Arts & Events

New: Around & About--Theater, Dance: 'Kathakali Ramayana in Berkeley' Monday through Wednesday at Hillside Club

Ken Bullock
Saturday October 15, 2016 - 03:41:00 PM

A remarkable, highly unusual performing arts event at the beginning of the week, at 8 p. m. Monday through Wednesday October 17-19, in the wonderful rustic intimacy of Berkeley's Hillside Club: 'Kathakali Ramayana in Berkeley,' with Kalamandalam Manoj in performance, presented by Graeme and Eve Vanderstoel, co-sponsored by SACHI.  

('Kathakali Ramayana in Berkeley' was programmed to correspond with the SF Asian Art Museum exhibit, 'The Rama Epic,' opening later this week in the San Francisco Civic Center.) 

Kathakali, one of the very oldest theater and performing art forms in the world, is an elaborate dance-drama, like a great, illustrated storybook unfolding, with stories taken from the ancient Indian epics of The Ramayana and The Mahabharata. Its predecessors--the Sanscrit theater Kuttiyattam and Krishnanattam, were originally meant to be performed in temples and featured spoken roles for the actor-dancers. Kathakali became a more popular art, performed in villages, but the actors don't speak; the narrative and dialogic parts are sung with the actors concentrating on dance and gesture, reenacting the dialogue through hieroglyphic-like sign language (mudras) and extraordinary facial expressions amplified by colorful, very sophisticated make-up that takes hours to apply and beautiful costumes and crowns. ('Ramayana Kathakali's' shows features the backstage work of one of the finest contemporary make-up artists, Kalamandalam Sukumaram.) The virtuosic movements and gestures are among the most unusual in classical Indian dance, some allied to martial arts, and performed to singing and remarkable drumming. (The Berkeley shows will be to prerecorded music and voice.) 

Berkeley has been a rare location for Kathakali the past decades: the late K. P. Kunhiraman of Kalakshetra and his wife Katherine made it their home since the 1970s, teaching South Indian classical dance through their Kalanjali School, which Katherine continues to produce. Kunhiraman was only able to play occasional scenes or demonstrations of Kathakali, of which he was a second-generation performer, rare now in India. 

(I remember all but dragging friends to see a very rare Krishnanattam performance in Golden Gate Park years ago. One friend--not an aficienado of theater or Indian arts particularly, gleefully told me mid-performance how rapt he was, watching something he had feared would be esoteric--"It's like being a kid again! And it can be so funny!") 

Kalamandalam Manoj, famous for playing many roles of this great repertory theater, will take up two of his most famous across the three scenes from plays that will be presented: the Demon king Ravana and the heroic monkey general Hanuman. Hanuman has deliberately humorous moments, but even Ravana is often played like the comic ogre, to frighten and delight village children. As in so much great theater, beauty, power and humor coexist on the same stage. 

Kathakali and its related styles has influenced other performance forms in South and Southeast Asia, notably in Indonesia, but also as far afield as Tibet, China and Japan, where its techniques were brought by Buddhist monks as teaching tools. In modern times, it's been a constant influence on European theater, in particular ariane Mnoushkine and her Théâtre du Soleil, in Paris since 1964, and the great Jerzy Grotowski, probably the most influential man of the theater since 1950.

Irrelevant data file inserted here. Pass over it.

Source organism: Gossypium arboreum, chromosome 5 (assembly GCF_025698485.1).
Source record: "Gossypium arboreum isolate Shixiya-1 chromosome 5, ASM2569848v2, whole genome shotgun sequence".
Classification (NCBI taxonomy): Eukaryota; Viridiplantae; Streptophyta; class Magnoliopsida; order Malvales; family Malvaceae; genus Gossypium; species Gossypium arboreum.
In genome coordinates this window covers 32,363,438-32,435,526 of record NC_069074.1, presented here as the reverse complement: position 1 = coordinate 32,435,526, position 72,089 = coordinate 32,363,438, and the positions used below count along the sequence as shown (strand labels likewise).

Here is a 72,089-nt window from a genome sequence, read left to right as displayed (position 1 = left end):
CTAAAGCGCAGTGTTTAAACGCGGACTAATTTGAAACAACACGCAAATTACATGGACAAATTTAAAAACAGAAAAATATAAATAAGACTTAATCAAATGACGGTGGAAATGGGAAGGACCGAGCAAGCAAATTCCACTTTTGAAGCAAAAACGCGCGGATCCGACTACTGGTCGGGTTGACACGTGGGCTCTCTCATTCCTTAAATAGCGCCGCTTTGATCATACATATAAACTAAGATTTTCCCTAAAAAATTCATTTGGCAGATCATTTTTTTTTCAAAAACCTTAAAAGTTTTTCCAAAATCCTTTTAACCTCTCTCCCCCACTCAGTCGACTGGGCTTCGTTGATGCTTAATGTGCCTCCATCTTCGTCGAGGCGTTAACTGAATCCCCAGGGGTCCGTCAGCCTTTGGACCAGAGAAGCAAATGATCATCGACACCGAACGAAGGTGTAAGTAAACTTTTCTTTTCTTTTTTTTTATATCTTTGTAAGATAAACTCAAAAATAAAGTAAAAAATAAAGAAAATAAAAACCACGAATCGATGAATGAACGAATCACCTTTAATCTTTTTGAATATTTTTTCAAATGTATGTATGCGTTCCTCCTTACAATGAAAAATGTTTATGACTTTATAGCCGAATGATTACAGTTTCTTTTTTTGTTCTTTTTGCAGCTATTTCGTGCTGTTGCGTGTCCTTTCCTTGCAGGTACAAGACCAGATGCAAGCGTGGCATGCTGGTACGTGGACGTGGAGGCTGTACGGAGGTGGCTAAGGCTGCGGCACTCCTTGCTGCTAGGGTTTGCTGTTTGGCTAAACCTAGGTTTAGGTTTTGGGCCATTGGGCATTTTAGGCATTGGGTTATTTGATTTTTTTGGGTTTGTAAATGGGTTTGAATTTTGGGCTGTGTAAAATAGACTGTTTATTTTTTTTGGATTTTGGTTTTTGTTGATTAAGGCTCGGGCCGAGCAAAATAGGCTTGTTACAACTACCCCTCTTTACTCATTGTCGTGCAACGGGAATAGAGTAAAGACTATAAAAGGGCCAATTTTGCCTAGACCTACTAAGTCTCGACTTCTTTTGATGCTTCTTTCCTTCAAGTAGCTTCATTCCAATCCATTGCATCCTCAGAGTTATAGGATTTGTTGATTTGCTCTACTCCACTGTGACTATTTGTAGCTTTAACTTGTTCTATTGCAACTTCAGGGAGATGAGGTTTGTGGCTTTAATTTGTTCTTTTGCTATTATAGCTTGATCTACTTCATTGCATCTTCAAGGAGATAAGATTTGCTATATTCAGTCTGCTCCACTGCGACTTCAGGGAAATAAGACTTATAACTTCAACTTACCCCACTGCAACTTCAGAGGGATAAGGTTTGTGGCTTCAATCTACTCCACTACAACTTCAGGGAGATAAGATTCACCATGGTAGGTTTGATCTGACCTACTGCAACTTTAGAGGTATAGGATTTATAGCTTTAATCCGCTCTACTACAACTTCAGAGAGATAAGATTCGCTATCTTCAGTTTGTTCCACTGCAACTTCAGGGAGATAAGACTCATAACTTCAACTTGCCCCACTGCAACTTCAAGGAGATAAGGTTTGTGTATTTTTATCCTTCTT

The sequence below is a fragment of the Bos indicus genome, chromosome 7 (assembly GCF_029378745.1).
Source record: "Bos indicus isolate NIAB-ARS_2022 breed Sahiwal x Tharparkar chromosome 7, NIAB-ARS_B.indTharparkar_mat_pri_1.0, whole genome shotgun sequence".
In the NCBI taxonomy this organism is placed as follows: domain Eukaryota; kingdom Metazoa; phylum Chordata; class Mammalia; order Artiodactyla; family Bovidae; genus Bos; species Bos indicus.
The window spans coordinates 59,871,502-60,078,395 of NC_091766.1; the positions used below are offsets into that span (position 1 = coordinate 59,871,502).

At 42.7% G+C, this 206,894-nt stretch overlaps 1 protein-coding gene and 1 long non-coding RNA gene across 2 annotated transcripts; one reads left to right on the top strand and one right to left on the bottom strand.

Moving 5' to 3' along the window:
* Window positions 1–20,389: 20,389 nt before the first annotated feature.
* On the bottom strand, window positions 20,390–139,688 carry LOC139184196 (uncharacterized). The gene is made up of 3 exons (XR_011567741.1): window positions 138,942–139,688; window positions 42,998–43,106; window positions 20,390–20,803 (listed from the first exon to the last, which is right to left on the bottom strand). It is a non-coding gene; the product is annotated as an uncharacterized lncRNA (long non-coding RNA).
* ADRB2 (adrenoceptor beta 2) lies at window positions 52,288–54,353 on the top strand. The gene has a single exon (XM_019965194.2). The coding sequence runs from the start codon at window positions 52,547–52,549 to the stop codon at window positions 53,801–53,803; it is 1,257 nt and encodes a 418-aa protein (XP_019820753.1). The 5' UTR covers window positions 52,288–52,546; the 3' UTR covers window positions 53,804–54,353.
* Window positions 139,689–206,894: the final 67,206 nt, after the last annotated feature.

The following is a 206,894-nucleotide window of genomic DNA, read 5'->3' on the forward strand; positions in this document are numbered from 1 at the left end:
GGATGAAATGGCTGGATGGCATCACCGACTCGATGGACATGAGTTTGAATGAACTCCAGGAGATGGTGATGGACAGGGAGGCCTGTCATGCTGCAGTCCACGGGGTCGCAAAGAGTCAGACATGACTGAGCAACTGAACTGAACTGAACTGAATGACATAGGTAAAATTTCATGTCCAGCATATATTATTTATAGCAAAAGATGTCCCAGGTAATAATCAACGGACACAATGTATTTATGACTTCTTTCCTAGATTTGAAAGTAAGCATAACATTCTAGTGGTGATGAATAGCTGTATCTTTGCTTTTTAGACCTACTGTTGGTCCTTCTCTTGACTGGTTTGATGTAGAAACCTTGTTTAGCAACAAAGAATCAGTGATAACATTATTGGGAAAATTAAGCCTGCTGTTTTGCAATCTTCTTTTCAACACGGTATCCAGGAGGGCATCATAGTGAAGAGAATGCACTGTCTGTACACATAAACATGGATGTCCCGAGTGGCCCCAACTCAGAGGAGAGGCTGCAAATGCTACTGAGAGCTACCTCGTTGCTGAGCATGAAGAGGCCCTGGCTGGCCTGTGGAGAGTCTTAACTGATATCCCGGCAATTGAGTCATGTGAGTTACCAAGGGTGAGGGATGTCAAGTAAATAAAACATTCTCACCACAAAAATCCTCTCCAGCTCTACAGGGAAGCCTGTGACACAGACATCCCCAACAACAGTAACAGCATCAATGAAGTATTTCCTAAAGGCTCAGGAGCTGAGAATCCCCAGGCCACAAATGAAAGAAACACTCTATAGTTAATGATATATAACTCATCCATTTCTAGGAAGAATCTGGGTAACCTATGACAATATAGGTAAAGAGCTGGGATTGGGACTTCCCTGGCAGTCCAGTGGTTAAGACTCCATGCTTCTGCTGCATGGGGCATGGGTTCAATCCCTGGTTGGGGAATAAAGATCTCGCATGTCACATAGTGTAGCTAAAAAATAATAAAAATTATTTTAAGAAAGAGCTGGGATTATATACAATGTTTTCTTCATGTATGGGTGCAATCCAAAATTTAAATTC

On Monday night, Manoj will perform a "monologue" (but with plenty of action!) from the mid-18th century play 'Ravanodbhava,' in which Ravana recalls his early childhood and his mother's ambitions for him. Tuesday will see Manoj as Ravana again, in his Kingdom of Lanka, trying to woo the virtuous Sita, wife of Lord Rama, who Ravana's kidnapped and is holding captive in a beautiful palace--until his wife Mandodari intervenes, from the late 16th century play Torana Yudha. On Wednesday, Manoj will play Hanuman, searching for his ally Lord Rama's kidnapped wife, wrecking havoc wherever he goes, finally finding Sita in Ravana's palace garden, giving her rama's ring as proof of identity, a scene also from Torana Yudha. 

Manoj--who was trained at Kalamandalam, the premier Kathakali academy, and has appeared worldwide, including in 'Kathakali King Lear' at the Old Globe Theatre in London--will be joined onstage by guest artists Roshni Pillai and Jan Zeitlin, both traditionally trained Kathakali performers who have performed widely in Kerala, home state of Kathakali, and by Janhavi Pillai, making her debut as Ravana's wife Mandodari. 

Kaladharan Viswanath, a famous tour producer, who has lectured widely at American universities, has organized this tour. He'll introduce and explain the episodes, which will also be synopsized in the program. Graeme Vanderstoel is proprietor of Books on Asia and the Islamic World in El Cerrito and former program director of the American Society for Eastern Arts in san Francisco, with longtime experience in the production of touring shows from Eastern, South and Southeast Asia. 

Highly recommended! Kathakali brings so much to the stage, it's like aeeing several forms of classical and popular art combined in a single performance.  

Monday through Wednesday at 8 p. m., the Hillside Club, 2286 Cedar (three blocks east of Shattuck, between Spruce and Arch). $30 general, $22 students, seniors SACHI members--at the door or through Inquiries: 527-2882